You may be surprised to learn that the primary reason for Matron's visit wasn't vegetables, or dogs, but to hear King's College Choir sing in the Chapel – Matron is also passionate about music and in particular choral music.

Not many people realise that anyone can go to Choral Evensong in King's College Chapel, it takes place on most days during the university term times and it cost nothing! You just have to turn up about 15 minutes before the service and join the queue at the door.


Once inside, we took our seats just a few feet from the choir stalls; the light was fading outside and as it did the colours of the huge stained glass windows softened and dissolved into blackness leaving the chapel lit by dozens of candles. The choir quietly processed through the archway under the organ screen and took their places . . . then the service began. We, the congregation, each had our laminated service cards with very precise instructions when to stand, sit, kneel, turn to face the altar. It was a well rehearsed operation – they've done it many times before – just for a few centuries.

Our eyes became accustomed to the darkness so we could see the lacy fan vaulting high above and the choristers' faces as they concentrated hard on following the music . . . 'Erkenne mich, mein Hüter' by Bach; the responses set by Byrd; Psalms 86 set by Atkins and 88 by Colborne; the Magnificat and the Nunc dimittis again by Byrd; and finally the anthem 'In the midst of life' by Purcell.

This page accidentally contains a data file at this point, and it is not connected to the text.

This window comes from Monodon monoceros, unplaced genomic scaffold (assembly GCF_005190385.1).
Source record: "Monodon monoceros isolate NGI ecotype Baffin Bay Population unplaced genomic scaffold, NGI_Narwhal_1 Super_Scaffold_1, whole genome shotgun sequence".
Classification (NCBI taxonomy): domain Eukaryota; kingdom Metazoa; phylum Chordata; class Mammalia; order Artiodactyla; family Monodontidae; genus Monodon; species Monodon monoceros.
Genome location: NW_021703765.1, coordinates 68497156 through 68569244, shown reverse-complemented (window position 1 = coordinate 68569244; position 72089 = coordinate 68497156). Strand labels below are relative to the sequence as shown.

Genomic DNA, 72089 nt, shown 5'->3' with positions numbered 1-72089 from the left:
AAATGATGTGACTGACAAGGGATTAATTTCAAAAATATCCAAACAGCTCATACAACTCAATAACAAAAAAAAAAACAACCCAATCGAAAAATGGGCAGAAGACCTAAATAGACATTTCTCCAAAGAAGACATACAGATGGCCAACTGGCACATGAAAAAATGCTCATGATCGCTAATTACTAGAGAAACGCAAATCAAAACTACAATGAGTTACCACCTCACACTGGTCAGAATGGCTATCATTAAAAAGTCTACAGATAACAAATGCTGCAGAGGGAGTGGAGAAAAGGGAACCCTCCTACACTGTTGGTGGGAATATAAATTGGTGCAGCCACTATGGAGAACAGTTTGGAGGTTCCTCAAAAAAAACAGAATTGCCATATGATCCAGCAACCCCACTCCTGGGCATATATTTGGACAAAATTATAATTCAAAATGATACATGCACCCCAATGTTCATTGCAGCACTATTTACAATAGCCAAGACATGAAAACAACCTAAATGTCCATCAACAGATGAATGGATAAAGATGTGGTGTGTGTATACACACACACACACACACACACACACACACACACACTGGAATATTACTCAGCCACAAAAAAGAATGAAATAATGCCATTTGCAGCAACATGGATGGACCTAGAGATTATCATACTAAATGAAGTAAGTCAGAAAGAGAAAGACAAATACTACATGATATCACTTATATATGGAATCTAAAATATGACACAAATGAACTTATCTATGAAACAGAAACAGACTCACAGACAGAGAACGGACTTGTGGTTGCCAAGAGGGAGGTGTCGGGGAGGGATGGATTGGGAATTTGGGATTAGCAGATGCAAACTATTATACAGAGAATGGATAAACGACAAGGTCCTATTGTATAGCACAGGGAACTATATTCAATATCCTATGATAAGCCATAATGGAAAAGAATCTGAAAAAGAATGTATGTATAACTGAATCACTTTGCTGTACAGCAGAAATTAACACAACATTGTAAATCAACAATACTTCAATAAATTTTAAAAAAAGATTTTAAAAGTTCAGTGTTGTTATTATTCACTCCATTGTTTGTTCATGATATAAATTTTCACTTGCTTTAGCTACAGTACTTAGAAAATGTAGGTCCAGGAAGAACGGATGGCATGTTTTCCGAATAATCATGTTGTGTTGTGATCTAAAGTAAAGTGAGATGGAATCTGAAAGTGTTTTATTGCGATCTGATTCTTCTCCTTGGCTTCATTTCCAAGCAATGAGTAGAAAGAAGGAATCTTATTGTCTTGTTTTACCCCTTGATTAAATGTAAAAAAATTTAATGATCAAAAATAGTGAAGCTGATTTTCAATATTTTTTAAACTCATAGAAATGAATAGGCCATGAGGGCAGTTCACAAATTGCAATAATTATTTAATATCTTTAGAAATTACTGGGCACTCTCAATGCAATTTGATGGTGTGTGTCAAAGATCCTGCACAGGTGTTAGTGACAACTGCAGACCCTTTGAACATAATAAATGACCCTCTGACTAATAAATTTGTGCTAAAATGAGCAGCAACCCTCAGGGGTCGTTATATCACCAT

It was sublime! It was like a meditation, so relaxing and uplifting. Where else can you just walk in for free and hear a 45 minutes of the best choral music in the world!? Just marvelous!

So, how do you follow that then? We met Cliff in The Eagle, one of the oldest of Cambridge's many pubs – frequented in the past by RAF pilots in WWII and Watson and Crick when they were mulling over the structure of DNA; and had a drink before walking around the corner to Fitzbillies for supper . . . which definitely didn't disappoint!


Celia, with thanks to Matron for an excuse for a great day.
x

12 comments:

  1. Lovely photos; I thought the garden was the Botanic Gardens in Oxford at first. I am going to put Cambridge on my map for the future after seeing these.

    Ah, if only I had my butter like this instead of out of a plastic carton.

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  2. It sounds as though you had a lovely day. I've never been to evensong at Kings but used to go to it in St Johns regularly when my friend was studying there (about 28 years ago now?!). We had a lovely trip to Cottenham and found the veg stall too. Had a little drive around for nostaglia as well!